Friday, November 11, 2011

Yoga Hakwon (2009)

Beauty at a cost

This takes over the spot for the strangest movie I've seen involving yoga. The last contender of "Kung Fu vs Yoga" included dislocating limbs and thought-to-be-impossible moves against traditional martial arts. "Yoga Hakwon," on the other hand, is a supernatural horror-mystery from South Korea that involves a group of women who want to achieve even more beauty than they already have. They're so blinded by vanity that the light at the end of the tunnel they perceive is really as dark as they come.

A woman named Kim Hyo-jung is caught up in the superficial world around her, whether it be selling lingerie on the home shopping network in Korea or dining out with acquaintances who are moving up in the world whichever way they can. There's a side of her that wants to be genuine, though currently the pressure of her friends' influences causes her to reevaluate her life. She throws a tantrum at her nice and laid back boyfriend and then gets fired from her job due to the other female co-host being more attractive than anything else. She confronts a woman named Sun-hwa who said it was out of her hands but then recommends a yoga studio owned by a secretive woman named Kahn Mi-hi--who was a former actress known for her beauty but carried a terrible voice--that might be able to help Hyo-jung with an intensive training class. So far so good...

Their instructor Na-ni tells them about a strict set of rules involving outside contact, mirrors, unauthorized food, showers and the usual confidentiality agreement. They put full trust into this unheard of studio without even a sign out front, only to act selfish towards one another to win a process involving seven chakras and a Kundalini that leads to perfectly balanced beauty that only one of the select ladies can achieve. "They say that she opened up her Kundalini..." was a line intended to be mysterious but not translated with the best sounding interests. By the first lesson it's evident they're in some kind of dark cult with supernatural powers over their new followers that cause them to perform complex yoga moves in a trance and fall victim every time they break the rules that were thought to be just for show. South Korea becomes even smaller when Hyo-jung's boyfriend gets linked up when visiting a director named Kang who casted Kahn Mi-hi, the owner of the Yoga studio, in his movies. He's not sure where his girlfriend went and proceeds to investigate, leading him to a story involving a tragic incident that happened on a movie called "Shadow of Youth" where rivals Eun-shil and Kahn Mi-hi played opposite.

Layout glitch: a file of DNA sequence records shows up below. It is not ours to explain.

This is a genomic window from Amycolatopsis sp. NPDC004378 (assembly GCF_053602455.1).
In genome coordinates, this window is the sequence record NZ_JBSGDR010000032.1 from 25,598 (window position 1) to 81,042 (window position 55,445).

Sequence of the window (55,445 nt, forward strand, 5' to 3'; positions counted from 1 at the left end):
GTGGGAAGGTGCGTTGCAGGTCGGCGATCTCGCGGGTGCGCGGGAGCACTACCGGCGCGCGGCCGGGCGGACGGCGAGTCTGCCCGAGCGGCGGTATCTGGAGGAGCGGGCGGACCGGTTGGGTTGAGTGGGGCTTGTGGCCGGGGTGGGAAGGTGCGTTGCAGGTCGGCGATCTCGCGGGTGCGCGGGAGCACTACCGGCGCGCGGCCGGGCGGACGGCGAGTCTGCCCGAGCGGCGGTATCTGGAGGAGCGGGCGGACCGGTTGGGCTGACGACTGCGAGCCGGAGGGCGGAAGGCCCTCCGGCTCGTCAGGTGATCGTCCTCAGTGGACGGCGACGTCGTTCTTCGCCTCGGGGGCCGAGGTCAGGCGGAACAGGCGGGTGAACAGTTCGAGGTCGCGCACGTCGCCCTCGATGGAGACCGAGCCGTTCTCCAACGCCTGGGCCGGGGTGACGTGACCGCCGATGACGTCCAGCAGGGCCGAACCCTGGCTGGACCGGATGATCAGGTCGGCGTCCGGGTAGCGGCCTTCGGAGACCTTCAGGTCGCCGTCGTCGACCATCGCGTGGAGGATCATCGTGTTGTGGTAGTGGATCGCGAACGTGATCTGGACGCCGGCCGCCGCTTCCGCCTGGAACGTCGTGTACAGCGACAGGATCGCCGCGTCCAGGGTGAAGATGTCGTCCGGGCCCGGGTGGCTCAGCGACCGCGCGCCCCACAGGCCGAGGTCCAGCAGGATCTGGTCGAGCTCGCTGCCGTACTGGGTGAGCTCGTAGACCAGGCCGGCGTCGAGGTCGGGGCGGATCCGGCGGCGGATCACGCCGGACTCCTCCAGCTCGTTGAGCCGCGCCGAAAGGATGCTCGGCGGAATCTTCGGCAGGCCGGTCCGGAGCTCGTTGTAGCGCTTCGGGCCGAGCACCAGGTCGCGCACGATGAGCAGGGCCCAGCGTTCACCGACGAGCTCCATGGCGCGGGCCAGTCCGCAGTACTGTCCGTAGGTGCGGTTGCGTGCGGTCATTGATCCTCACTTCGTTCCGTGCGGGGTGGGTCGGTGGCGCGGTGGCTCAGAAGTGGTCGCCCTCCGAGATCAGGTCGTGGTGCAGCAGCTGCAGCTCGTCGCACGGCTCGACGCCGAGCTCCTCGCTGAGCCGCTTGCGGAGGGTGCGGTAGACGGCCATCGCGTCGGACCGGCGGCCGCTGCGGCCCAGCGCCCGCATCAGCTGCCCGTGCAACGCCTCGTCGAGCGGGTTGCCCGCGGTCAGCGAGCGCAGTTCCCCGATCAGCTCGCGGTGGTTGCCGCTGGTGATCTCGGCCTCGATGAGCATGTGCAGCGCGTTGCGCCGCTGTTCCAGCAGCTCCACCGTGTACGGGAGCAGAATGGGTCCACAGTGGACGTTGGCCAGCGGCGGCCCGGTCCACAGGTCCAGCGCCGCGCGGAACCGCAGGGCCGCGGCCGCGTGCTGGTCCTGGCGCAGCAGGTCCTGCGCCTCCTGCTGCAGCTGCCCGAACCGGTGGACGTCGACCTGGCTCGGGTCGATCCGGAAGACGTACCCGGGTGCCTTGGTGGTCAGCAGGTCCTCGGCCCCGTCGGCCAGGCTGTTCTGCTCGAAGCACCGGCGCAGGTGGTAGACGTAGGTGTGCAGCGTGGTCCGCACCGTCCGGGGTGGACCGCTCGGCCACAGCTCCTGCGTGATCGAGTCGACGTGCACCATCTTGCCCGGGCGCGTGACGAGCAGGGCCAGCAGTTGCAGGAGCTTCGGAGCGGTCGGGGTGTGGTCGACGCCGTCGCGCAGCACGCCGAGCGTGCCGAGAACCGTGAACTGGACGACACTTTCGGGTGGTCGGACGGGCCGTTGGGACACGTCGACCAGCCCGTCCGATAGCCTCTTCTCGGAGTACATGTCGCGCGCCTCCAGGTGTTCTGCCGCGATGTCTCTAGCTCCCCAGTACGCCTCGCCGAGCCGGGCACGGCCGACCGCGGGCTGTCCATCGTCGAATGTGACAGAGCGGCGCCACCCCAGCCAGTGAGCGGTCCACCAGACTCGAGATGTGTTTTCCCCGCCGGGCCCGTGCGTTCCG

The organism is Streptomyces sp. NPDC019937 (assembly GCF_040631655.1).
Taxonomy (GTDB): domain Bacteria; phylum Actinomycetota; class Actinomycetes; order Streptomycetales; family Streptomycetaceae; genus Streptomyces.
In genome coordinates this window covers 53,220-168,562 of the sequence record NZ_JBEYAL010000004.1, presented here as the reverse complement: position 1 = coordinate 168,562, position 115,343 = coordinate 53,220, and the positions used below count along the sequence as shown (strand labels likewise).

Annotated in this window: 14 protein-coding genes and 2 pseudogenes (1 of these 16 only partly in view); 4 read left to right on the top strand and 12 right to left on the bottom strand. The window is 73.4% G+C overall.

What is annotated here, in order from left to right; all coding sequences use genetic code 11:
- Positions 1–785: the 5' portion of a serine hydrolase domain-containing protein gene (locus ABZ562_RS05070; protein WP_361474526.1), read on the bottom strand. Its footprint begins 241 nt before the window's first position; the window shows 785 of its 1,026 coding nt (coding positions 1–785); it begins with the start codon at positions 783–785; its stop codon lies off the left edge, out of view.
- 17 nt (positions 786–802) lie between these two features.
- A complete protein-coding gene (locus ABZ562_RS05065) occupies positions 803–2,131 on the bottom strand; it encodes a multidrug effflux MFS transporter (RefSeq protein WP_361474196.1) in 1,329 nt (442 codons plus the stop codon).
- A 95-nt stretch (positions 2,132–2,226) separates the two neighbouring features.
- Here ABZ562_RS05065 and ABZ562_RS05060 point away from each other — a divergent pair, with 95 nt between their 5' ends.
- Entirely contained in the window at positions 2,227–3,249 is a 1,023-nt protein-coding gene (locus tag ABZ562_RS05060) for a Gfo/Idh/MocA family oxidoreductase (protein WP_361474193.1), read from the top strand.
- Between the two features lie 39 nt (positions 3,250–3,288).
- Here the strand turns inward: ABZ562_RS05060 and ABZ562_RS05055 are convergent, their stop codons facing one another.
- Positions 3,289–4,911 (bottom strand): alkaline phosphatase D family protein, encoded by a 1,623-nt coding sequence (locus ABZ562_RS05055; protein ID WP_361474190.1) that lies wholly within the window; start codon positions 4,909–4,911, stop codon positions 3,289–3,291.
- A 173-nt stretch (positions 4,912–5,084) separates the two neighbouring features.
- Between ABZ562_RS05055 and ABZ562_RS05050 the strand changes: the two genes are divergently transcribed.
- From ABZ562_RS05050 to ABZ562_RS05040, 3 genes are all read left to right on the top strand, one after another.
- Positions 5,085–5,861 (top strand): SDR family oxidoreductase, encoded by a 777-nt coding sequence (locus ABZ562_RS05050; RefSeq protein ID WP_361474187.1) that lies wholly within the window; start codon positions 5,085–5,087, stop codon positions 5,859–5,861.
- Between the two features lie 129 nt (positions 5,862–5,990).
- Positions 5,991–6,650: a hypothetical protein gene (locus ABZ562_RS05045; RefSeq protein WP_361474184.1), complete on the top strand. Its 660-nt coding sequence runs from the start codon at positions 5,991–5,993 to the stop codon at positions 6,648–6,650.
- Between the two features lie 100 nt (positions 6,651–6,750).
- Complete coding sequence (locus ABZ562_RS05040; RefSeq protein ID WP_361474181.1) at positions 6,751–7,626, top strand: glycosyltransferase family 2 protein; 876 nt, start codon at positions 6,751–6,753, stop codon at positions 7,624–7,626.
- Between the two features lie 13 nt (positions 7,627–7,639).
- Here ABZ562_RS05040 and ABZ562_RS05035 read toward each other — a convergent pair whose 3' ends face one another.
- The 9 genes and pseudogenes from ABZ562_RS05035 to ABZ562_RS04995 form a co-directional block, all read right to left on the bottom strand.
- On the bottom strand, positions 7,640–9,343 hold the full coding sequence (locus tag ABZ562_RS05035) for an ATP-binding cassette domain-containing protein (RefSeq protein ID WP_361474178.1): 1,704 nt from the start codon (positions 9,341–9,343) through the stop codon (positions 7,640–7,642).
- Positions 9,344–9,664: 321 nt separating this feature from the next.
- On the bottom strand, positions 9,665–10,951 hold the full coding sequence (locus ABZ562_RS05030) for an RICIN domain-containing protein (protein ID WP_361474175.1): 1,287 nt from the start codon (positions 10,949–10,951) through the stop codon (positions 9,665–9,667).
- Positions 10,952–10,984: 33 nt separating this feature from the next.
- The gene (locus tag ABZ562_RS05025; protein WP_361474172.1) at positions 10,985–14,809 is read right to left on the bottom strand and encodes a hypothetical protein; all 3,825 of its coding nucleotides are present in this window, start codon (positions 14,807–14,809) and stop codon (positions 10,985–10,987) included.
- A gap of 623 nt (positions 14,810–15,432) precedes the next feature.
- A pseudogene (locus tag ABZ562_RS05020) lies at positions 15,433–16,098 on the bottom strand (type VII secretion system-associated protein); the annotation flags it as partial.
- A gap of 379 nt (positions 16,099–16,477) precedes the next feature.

The major strength of "Yoga Hakwon," or "Yoga" in the US, is its mood and some built up scares that are more abstract than logical. The yoga angle starts to show its limitations where a share of the film takes place outside of the studio setting, only to kick it up and save a share for its highly atmospheric closer that effectively plays on surface sensations no doubt but also needs footnotes to make sense of. Before that point other threads are introduced to compensate or to divert your attention. This jumps back and forth with a variety of story arcs but ends up moving around so much as to lose context. Some of the transitions seem somewhat awkward, at times overemphasizing areas and in other portions underemphasizing; like they're dressing up a simple scene to be more than it actually is but throwing the audience off as to which is which. Should you look into it more or less?

The movie is incredibly enigmatic about its references and situations to the point of confusion. Some of the exposition is a little backwards in that it will go through a certain scene with a vague amount of information, then after the fact drop a line that explains what was going on. Despite, this is drenched in atmosphere with darkly lit sets that have a cold and ghostly look with certain camera angles getting full use out of them. In some instances there are no reference points to brace yourself on to the point of feeling like a general haunted house where anything can go. It's a film that isn't entirely sound but delivers some memorable scenes and an uncomfortable feeling nonetheless like any decent horror film should. The performances carry some charms, with some possessing more of a captivating look to others adding a little quirkiness.

The effects are pretty effective looking with anything from slashes materializing on a neck to producing festering boils. There are also situations that blend CGI for more complex situations such as swiveling bodies that would make an owl jealous. The premise still gives room to think with how you're viewed in other people's eyes: how some try and live up to other's expectations, while the more comfortable of us act ourselves. Yep, being content munching potato chips on the couch never stopped anyone, yet others have to do something about it to the point of obsession and ruining the beauty they once held onto.

Rating: 6/10

Director: Jae-yeon Yun (Whispering Corridors 3: Wishing Stairs)
Link: IMDB

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